Jesus said, "My kingdom is not of this world" (John 18:36). Of course it isn’t. If it were, we wouldn’t have among other things a protracted and painful presidential election campaign that further exposes the fault lines in our national landscape.
No candidate is the perfect combination of the patience of Job, the wisdom of Solomon, and the fighting spirit of David. Nor should we expect such. The best we can hope for is a government that provides us with security, some basic services, and fair adjudication of laws while not infringing upon our freedom to pursue our God-given purpose and talents.
Sadly, not everyone sees it that way. Some theories of government emphasize redistribution of wealth. Some look at government as a means of ordering the masses through central planning and control. Most theories of government today have almost a utopian tinge about them. Whether it be a thousand year Reich or a workers’ paradise, a world safe for democracy or a new world order, the governments of men have always been long on promises but short on delivery.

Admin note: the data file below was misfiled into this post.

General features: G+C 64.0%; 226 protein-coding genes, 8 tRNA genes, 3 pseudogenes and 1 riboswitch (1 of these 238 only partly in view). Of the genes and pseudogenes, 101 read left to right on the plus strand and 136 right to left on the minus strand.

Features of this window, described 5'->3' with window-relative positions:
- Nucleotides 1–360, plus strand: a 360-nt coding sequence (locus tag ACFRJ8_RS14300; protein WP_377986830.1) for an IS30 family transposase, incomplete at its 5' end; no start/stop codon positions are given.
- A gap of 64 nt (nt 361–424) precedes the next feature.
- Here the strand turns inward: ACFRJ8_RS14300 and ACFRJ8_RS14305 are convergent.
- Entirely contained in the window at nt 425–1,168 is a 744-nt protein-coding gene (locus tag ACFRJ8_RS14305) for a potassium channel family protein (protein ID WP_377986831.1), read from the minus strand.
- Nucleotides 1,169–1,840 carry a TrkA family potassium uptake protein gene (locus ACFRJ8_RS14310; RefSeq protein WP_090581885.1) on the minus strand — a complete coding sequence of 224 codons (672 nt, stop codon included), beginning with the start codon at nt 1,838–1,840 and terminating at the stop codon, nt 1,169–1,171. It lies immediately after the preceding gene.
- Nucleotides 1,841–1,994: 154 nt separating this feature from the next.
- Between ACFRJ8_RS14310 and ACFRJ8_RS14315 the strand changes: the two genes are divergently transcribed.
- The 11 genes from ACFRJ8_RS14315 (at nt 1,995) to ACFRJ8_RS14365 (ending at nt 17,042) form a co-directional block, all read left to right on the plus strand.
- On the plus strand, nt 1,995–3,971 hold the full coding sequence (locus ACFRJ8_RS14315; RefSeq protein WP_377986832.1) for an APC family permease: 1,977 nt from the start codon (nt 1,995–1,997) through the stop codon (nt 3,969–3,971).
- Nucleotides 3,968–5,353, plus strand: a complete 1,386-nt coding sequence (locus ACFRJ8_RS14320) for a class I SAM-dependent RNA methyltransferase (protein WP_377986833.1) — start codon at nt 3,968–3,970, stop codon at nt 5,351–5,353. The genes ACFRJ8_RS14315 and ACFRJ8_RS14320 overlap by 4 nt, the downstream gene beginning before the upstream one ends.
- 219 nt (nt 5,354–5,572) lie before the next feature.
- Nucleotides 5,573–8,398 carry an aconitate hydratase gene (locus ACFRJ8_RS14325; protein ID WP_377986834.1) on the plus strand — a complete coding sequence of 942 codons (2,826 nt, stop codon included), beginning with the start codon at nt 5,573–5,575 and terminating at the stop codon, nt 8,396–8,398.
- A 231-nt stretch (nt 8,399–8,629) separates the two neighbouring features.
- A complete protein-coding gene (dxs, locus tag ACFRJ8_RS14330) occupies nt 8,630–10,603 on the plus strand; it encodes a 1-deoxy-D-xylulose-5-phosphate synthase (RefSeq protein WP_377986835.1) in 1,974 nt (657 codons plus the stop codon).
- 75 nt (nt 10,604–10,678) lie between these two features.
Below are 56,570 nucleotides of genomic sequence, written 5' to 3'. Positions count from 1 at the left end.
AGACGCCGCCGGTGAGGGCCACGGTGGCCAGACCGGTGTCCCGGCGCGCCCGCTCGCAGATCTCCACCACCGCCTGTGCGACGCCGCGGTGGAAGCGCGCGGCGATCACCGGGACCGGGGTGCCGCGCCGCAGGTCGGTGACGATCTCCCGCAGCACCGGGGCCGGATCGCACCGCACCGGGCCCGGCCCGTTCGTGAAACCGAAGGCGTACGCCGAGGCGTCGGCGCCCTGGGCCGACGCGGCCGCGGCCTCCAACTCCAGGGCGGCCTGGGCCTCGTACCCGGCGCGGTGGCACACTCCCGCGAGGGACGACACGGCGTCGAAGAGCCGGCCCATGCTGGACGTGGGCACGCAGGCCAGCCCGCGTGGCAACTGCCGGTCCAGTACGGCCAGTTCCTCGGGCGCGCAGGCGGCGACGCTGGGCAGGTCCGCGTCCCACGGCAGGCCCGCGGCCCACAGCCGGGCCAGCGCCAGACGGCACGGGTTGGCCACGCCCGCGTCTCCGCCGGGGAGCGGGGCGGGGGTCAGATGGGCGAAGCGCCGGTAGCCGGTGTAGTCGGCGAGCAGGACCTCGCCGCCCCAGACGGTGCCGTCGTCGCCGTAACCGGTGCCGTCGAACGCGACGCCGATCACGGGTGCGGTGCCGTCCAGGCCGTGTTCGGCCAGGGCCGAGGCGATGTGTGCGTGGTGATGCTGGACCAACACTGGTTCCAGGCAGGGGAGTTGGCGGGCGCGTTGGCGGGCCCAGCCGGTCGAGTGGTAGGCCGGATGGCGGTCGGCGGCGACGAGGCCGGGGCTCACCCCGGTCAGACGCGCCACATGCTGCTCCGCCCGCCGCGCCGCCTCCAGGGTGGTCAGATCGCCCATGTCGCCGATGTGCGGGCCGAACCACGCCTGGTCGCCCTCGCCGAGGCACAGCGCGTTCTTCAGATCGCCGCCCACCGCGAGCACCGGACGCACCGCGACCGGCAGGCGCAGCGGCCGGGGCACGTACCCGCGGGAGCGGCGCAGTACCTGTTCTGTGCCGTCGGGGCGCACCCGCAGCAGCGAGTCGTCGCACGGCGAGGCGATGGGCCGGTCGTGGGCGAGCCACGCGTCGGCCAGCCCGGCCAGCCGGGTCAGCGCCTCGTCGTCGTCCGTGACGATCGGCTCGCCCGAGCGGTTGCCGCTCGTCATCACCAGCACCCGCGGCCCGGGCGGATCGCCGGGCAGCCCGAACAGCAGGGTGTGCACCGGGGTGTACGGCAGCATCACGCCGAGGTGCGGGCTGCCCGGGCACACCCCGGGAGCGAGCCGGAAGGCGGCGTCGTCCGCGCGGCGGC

Yet at the heart of the gospel is something that Jesus called the Kingdom. Mark refers to the gospel of the Kingdom (Mark 1:14). The thief on the cross asked Jesus to remember him when he comes into his Kingdom (Luke 23:42). John the Baptist demanded repentance, "for the Kingdom of heaven is at hand", and so did Jesus (Matthew 3:2, 4:17).
One day the kingdoms of this world will become the kingdoms of our Lord and his Christ (Revelation 11:15). The Old Testament prophets tell us about that Kingdom and how the world will be ordered in those days.
In the last days the mountain of the Lord’s temple will be established as chief among the mountains; it will be raised above the hills, and all nations will stream to it. Many peoples will come and say, "Come, let us go up to the mountain of the LORD, to the house of the God of Jacob. He will teach us his ways, so that we may walk in his paths."
The law will go out from Zion, the word of the LORD from Jerusalem. He will judge between the nations and will settle disputes for many peoples. They will beat their swords into plowshares and their spears into pruning hooks. Nation will not take up sword against nation, nor will they train for war anymore. (Isaiah 2:2-4)
That’s a promise the benefactors of our world can’t come close to keeping.